Writer and actor Sophie Woolley writes about creating Bee Detective, a totally accessible play for both deaf and hearing children.
When I decided to write an entertaining kids play about disappearing honeybees, I didn’t expect to end up endangered myself. A week before our opening weekend however, I had a traffic accident on the way to rehearsal and broke my shoulder. Fortunately it was my left shoulder that broke, so I could still write. Unfortunately, I was also star of the show.
Bee Detective features fighting, dancing – and sign language. To make the play accessible to both deaf children and hearing children, the actors speak and sign all the dialogue. You need two working arms to be able to sign on stage, so I passed my detective badge, wings and beehive wig to director Gemma Fairlie who deputised until we could recast.
Fortunately we already had British Sign Language (BSL) Monitor, Daryl Jackson, on board to help polish Gemma’s sign language. BSL monitors are so important when acting in sign language. As well as ensuring clear sign “diction”, accuracy and visibility (comparable to projecting your voice), a monitor can also imbue your translation from English into BSL with depth, richness and nuance.
As newcomers to integrated signed theatre, Gemma and I often felt daunted. Acting in two languages simultaneously meant we sometimes felt like we were patting our heads and stroking our tummies at the same time. The signed grammar sometimes ran counter to the English grammar. We used a combination of sign-supported English, BSL, stage sign, and character physicality and gesture. We invented specific bee-like signs such as “aware”, where we adapted the usual sign to become swivelling beady big eyes on the top of the head.
Flexibility was key. If an actor struggled to make a certain line work in both English and sign, I flipped the order of sentences. We picked and chose the best of both worlds. It led to lovely moments such as the drone bee describing how his worker sister bees look after bee babies. He says the lines and then the BSL flies on, with his hands as the nanny bees desperately trying to keep the teeming bee babies under control in the honeycomb as they fly off in all directions.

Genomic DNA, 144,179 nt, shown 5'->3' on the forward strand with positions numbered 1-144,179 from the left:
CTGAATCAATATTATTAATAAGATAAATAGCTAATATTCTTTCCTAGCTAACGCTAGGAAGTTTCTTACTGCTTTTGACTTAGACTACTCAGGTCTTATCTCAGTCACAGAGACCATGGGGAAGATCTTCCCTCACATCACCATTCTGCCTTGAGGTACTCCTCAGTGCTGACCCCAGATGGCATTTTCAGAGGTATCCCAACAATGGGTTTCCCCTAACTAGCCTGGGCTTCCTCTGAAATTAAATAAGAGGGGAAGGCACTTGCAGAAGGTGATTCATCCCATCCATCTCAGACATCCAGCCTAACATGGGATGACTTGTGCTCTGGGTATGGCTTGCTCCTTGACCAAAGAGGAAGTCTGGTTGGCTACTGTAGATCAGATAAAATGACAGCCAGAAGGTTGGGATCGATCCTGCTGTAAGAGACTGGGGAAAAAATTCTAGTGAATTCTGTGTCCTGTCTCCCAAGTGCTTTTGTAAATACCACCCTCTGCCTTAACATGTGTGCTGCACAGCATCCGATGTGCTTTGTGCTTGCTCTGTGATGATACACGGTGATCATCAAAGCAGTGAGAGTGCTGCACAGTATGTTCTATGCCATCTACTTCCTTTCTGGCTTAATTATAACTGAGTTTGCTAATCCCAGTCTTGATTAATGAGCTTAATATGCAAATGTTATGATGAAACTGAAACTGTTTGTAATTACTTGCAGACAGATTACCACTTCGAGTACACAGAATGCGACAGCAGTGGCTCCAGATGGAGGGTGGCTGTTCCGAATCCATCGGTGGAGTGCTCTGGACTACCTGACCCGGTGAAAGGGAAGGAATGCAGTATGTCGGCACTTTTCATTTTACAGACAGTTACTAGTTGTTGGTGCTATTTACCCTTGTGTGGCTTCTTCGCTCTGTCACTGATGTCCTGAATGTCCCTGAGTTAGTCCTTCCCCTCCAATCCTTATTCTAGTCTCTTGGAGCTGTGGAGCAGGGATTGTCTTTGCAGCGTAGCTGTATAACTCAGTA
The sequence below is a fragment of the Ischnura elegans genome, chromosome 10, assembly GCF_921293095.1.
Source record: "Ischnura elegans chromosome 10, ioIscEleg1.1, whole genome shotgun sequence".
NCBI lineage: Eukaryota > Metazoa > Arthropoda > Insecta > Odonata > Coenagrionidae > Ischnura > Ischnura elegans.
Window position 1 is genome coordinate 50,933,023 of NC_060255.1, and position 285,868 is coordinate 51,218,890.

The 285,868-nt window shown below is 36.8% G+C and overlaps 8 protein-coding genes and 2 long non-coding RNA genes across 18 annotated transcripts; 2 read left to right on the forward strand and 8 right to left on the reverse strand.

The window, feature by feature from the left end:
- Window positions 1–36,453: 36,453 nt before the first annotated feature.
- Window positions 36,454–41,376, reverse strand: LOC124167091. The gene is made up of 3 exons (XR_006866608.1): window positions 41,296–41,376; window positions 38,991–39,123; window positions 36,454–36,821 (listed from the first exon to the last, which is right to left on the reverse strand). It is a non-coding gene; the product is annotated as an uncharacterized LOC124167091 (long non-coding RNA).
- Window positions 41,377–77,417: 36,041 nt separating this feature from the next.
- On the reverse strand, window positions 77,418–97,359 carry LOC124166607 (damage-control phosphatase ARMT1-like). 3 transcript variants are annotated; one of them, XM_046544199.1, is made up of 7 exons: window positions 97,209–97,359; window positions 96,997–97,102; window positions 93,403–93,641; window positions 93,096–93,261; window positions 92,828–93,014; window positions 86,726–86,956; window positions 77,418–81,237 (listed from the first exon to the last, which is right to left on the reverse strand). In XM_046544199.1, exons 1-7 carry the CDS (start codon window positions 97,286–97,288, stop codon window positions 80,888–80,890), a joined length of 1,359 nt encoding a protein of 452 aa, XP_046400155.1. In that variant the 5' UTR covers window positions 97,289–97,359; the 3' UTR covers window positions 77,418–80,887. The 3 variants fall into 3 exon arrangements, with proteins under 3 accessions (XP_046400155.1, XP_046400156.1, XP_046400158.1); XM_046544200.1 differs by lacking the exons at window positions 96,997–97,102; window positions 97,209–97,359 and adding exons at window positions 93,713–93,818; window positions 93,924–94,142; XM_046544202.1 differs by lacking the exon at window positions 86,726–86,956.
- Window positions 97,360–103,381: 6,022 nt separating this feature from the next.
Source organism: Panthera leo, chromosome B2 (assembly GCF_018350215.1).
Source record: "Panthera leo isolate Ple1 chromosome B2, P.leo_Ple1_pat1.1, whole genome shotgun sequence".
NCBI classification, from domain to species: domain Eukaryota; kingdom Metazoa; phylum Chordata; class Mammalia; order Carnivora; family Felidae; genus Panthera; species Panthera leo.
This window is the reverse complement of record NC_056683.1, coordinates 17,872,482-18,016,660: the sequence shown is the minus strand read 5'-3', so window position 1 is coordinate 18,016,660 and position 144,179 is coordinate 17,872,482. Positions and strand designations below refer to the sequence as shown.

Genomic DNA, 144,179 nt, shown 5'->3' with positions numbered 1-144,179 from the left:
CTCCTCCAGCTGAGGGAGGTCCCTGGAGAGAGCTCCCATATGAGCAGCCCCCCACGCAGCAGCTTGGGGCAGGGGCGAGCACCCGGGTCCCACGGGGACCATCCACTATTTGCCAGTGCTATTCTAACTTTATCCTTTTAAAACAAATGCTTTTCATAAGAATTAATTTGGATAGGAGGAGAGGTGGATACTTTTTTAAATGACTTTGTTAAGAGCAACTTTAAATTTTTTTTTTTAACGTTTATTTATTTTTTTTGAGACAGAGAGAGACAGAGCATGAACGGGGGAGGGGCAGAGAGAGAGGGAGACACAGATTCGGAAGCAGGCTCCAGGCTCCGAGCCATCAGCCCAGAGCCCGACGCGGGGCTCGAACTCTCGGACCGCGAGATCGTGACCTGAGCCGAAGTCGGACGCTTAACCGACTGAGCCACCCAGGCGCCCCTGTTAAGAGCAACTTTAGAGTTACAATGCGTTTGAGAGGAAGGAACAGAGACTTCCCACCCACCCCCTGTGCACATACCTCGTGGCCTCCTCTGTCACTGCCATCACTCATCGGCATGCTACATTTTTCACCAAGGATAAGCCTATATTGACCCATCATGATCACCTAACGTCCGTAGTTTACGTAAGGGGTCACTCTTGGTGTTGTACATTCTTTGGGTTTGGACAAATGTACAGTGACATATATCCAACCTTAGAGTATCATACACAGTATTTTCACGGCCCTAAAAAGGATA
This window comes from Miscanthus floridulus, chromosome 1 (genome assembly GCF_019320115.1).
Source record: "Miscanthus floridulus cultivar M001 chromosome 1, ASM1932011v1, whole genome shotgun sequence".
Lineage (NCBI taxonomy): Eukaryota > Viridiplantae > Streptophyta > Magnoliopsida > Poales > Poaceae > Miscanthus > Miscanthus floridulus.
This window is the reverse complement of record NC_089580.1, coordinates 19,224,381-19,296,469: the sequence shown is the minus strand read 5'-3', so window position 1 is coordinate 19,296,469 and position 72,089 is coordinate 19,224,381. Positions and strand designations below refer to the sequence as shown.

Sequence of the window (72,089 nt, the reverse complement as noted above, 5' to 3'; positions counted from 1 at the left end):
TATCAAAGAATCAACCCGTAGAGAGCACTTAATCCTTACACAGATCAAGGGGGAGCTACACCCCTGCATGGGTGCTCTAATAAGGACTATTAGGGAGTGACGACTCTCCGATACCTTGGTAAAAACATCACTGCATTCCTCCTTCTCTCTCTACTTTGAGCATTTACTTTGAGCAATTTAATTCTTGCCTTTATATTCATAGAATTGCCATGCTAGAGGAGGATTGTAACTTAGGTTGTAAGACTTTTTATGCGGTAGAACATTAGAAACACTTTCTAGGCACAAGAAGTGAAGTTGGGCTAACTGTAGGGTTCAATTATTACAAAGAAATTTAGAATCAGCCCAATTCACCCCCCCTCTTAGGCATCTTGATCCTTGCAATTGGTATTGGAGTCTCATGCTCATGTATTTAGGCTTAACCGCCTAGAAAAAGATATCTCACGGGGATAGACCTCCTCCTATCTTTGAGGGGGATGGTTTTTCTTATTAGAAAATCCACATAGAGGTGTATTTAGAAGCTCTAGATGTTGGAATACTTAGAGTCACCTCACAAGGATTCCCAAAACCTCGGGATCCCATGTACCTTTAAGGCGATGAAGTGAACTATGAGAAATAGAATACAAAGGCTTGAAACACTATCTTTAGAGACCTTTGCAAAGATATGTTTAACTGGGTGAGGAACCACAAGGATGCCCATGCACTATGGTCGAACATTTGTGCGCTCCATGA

Bee Detective is funded by Unlimited, as part of the Cultural Olympiad: a commission to stretch the practice of deaf and disabled artists (I’m deaf myself). As well as it being my first children’s show, we wanted to raise the bar on accessibility. Our usual, ground breaking projected subtitles are bigger, bolder, with stunning animation by James Merry. We have a vibrating hexagon floor for children and parents to sit on to mimic the experience of being a buzzy bee in a hive.
Although doctors barred me from acting on tour, I’ve been able to watch one of my own shows for the first time. Gemma is back in full director mode and our new detective, Elinor Keber, is set to wow deaf and hearing children at what promises to be a game changing disability arts festival at the Southbank Centre.
For more information about Bee Detective follow the company’s blog and for tickets, see the Southbank website. If you’re interested in finding out more about accessible theatre, you can attend a panel with Sophie and others at Unlimited Festival on 30 August – more information here.
Image credit: Elyse Marks